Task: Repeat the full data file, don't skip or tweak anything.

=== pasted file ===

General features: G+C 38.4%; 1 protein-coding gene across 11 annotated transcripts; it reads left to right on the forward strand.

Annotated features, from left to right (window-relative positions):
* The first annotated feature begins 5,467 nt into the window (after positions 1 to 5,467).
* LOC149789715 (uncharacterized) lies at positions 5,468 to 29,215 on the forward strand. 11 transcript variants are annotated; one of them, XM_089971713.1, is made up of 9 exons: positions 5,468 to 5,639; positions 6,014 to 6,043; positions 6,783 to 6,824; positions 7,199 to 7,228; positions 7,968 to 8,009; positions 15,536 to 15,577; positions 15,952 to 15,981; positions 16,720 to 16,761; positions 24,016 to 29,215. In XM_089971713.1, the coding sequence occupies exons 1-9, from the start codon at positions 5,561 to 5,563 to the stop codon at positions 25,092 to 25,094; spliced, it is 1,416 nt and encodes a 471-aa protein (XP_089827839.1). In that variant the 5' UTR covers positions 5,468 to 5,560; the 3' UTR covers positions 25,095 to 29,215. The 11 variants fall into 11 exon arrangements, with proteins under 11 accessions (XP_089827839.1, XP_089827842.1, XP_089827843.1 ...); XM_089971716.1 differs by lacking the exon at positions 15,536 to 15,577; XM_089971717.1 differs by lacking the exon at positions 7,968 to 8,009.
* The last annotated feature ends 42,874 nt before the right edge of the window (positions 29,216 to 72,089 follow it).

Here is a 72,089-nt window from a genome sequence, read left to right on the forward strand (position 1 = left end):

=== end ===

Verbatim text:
General features: G+C 38.4%; 1 protein-coding gene across 11 annotated transcripts; it reads left to right on the forward strand.

Annotated features, from left to right (window-relative positions):
* The first annotated feature begins 5,467 nt into the window (after positions 1 to 5,467).
* LOC149789715 (uncharacterized) lies at positions 5,468 to 29,215 on the forward strand. 11 transcript variants are annotated; one of them, XM_089971713.1, is made up of 9 exons: positions 5,468 to 5,639; positions 6,014 to 6,043; positions 6,783 to 6,824; positions 7,199 to 7,228; positions 7,968 to 8,009; positions 15,536 to 15,577; positions 15,952 to 15,981; positions 16,720 to 16,761; positions 24,016 to 29,215. In XM_089971713.1, the coding sequence occupies exons 1-9, from the start codon at positions 5,561 to 5,563 to the stop codon at positions 25,092 to 25,094; spliced, it is 1,416 nt and encodes a 471-aa protein (XP_089827839.1). In that variant the 5' UTR covers positions 5,468 to 5,560; the 3' UTR covers positions 25,095 to 29,215. The 11 variants fall into 11 exon arrangements, with proteins under 11 accessions (XP_089827839.1, XP_089827842.1, XP_089827843.1 ...); XM_089971716.1 differs by lacking the exon at positions 15,536 to 15,577; XM_089971717.1 differs by lacking the exon at positions 7,968 to 8,009.
* The last annotated feature ends 42,874 nt before the right edge of the window (positions 29,216 to 72,089 follow it).

Here is a 72,089-nt window from a genome sequence, read left to right on the forward strand (position 1 = left end):